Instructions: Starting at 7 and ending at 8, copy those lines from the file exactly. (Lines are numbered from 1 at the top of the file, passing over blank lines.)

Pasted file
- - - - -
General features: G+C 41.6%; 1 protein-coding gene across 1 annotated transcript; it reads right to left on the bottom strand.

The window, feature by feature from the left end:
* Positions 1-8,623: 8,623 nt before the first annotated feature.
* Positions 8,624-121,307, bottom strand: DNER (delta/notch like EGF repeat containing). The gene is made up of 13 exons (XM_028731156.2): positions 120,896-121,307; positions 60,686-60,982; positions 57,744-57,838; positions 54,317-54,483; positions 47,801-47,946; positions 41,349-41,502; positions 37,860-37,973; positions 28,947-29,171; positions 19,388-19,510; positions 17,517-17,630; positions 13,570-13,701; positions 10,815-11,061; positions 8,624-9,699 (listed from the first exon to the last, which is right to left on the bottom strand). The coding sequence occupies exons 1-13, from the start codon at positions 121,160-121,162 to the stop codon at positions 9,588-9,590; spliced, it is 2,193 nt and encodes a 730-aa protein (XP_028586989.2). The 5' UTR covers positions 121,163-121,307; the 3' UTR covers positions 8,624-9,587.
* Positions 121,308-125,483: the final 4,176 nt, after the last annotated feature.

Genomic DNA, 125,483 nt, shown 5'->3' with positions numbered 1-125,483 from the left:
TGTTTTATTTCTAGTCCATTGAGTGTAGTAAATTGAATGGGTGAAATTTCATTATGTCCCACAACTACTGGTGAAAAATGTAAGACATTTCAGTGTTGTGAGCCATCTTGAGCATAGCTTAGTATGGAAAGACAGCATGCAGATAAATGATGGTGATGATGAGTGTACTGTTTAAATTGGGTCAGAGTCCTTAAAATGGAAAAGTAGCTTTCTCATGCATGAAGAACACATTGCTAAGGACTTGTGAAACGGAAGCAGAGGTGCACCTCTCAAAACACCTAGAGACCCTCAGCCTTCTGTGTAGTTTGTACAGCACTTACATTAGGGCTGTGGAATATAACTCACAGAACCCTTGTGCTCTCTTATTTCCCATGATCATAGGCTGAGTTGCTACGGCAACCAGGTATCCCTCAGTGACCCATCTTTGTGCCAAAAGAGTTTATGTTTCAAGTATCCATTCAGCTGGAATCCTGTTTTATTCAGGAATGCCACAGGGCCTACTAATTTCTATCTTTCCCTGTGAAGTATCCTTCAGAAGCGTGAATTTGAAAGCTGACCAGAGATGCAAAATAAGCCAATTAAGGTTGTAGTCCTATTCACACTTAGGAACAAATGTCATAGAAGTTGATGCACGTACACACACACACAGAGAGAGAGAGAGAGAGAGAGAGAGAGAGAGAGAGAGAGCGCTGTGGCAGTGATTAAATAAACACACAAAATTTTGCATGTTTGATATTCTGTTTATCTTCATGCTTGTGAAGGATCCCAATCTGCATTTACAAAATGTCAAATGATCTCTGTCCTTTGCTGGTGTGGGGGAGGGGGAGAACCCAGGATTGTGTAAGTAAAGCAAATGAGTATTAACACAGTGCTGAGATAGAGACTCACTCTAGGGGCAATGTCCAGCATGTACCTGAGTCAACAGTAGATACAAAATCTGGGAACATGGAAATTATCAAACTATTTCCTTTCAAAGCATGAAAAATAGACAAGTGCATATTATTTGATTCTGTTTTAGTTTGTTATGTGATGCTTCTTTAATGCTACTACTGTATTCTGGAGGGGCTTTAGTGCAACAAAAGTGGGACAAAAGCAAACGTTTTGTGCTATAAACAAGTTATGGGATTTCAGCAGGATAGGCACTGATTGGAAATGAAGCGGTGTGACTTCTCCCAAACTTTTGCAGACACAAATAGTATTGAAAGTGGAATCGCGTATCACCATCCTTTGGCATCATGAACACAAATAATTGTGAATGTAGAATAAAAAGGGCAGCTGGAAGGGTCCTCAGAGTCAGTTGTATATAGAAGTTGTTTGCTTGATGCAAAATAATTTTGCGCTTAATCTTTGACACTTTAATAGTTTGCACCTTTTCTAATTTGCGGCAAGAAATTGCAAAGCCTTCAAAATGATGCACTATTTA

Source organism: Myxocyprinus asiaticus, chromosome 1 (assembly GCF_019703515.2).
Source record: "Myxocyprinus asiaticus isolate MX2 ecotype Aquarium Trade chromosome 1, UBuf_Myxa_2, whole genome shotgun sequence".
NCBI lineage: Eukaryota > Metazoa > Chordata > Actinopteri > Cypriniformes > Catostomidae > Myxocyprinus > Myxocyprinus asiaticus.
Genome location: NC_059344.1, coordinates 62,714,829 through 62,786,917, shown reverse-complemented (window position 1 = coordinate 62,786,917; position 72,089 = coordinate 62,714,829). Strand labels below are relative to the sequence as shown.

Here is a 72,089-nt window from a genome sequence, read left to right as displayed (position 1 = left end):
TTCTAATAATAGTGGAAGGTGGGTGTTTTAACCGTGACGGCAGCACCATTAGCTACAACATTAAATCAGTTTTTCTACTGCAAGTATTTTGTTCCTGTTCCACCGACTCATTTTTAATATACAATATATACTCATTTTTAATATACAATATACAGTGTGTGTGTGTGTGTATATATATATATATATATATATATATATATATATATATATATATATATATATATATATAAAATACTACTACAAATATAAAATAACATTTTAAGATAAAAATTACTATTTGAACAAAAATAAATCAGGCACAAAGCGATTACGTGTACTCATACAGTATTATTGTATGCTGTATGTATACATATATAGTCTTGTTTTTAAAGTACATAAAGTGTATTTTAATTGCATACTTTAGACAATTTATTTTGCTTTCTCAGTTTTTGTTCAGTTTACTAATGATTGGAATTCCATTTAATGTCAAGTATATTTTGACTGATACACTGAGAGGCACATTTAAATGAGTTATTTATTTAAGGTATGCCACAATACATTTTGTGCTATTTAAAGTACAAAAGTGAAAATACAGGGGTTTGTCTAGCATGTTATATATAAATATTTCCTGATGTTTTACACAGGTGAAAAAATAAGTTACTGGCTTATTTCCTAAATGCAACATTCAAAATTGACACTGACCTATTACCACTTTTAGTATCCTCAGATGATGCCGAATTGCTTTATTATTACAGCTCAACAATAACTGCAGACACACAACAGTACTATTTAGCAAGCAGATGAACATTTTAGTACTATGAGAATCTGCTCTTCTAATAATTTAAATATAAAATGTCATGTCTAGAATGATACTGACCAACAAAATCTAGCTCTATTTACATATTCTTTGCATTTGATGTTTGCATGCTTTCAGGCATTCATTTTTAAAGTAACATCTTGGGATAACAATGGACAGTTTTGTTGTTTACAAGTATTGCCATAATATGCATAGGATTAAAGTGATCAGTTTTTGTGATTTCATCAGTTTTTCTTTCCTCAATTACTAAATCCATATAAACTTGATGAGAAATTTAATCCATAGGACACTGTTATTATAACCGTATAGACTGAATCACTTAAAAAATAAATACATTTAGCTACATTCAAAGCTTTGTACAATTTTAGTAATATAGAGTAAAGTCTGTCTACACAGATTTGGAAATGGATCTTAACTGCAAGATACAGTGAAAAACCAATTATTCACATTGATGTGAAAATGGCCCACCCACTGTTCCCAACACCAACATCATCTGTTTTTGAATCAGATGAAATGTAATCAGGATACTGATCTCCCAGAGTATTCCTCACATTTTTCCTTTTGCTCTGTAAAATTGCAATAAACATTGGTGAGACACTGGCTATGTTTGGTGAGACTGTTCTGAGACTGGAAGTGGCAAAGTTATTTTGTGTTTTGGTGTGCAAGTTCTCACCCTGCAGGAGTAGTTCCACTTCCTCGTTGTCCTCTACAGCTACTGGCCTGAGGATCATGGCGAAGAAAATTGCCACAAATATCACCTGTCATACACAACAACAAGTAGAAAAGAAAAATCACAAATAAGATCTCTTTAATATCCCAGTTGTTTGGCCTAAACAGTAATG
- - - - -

TGTTTTATTTCTAGTCCATTGAGTGTAGTAAATTGAATGGGTGAAATTTCATTATGTCCCACAACTACTGGTGAAAAATGTAAGACATTTCAGTGTTGTGAGCCATCTTGAGCATAGCTTAGTATGGAAAGACAGCATGCAGATAAATGATGGTGATGATGAGTGTACTGTTTAAATTGGGTCAGAGTCCTTAAAATGGAAAAGTAGCTTTCTCATGCATGAAGAACACATTGCTAAGGACTTGTGAAACGGAAGCAGAGGTGCACCTCTCAAAACACCTAGAGACCCTCAGCCTTCTGTGTAGTTTGTACAGCACTTACATTAGGGCTGTGGAATATAACTCACAGAACCCTTGTGCTCTCTTATTTCCCATGATCATAGGCTGAGTTGCTACGGCAACCAGGTATCCCTCAGTGACCCATCTTTGTGCCAAAAGAGTTTATGTTTCAAGTATCCATTCAGCTGGAATCCTGTTTTATTCAGGAATGCCACAGGGCCTACTAATTTCTATCTTTCCCTGTGAAGTATCCTTCAGAAGCGTGAATTTGAAAGCTGACCAGAGATGCAAAATAAGCCAATTAAGGTTGTAGTCCTATTCACACTTAGGAACAAATGTCATAGAAGTTGATGCACGTACACACACACACAGAGAGAGAGAGAGAGAGAGAGAGAGAGAGAGAGAGAGAGCGCTGTGGCAGTGATTAAATAAACACACAAAATTTTGCATGTTTGATATTCTGTTTATCTTCATGCTTGTGAAGGATCCCAATCTGCATTTACAAAATGTCAAATGATCTCTGTCCTTTGCTGGTGTGGGGGAGGGGGAGAACCCAGGATTGTGTAAGTAAAGCAAATGAGTATTAACACAGTGCTGAGATAGAGACTCACTCTAGGGGCAATGTCCAGCATGTACCTGAGTCAACAGTAGATACAAAATCTGGGAACATGGAAATTATCAAACTATTTCCTTTCAAAGCATGAAAAATAGACAAGTGCATATTATTTGATTCTGTTTTAGTTTGTTATGTGATGCTTCTTTAATGCTACTACTGTATTCTGGAGGGGCTTTAGTGCAACAAAAGTGGGACAAAAGCAAACGTTTTGTGCTATAAACAAGTTATGGGATTTCAGCAGGATAGGCACTGATTGGAAATGAAGCGGTGTGACTTCTCCCAAACTTTTGCAGACACAAATAGTATTGAAAGTGGAATCGCGTATCACCATCCTTTGGCATCATGAACACAAATAATTGTGAATGTAGAATAAAAAGGGCAGCTGGAAGGGTCCTCAGAGTCAGTTGTATATAGAAGTTGTTTGCTTGATGCAAAATAATTTTGCGCTTAATCTTTGACACTTTAATAGTTTGCACCTTTTCTAATTTGCGGCAAGAAATTGCAAAGCCTTCAAAATGATGCACTATTTA

Source organism: Myxocyprinus asiaticus, chromosome 1 (assembly GCF_019703515.2).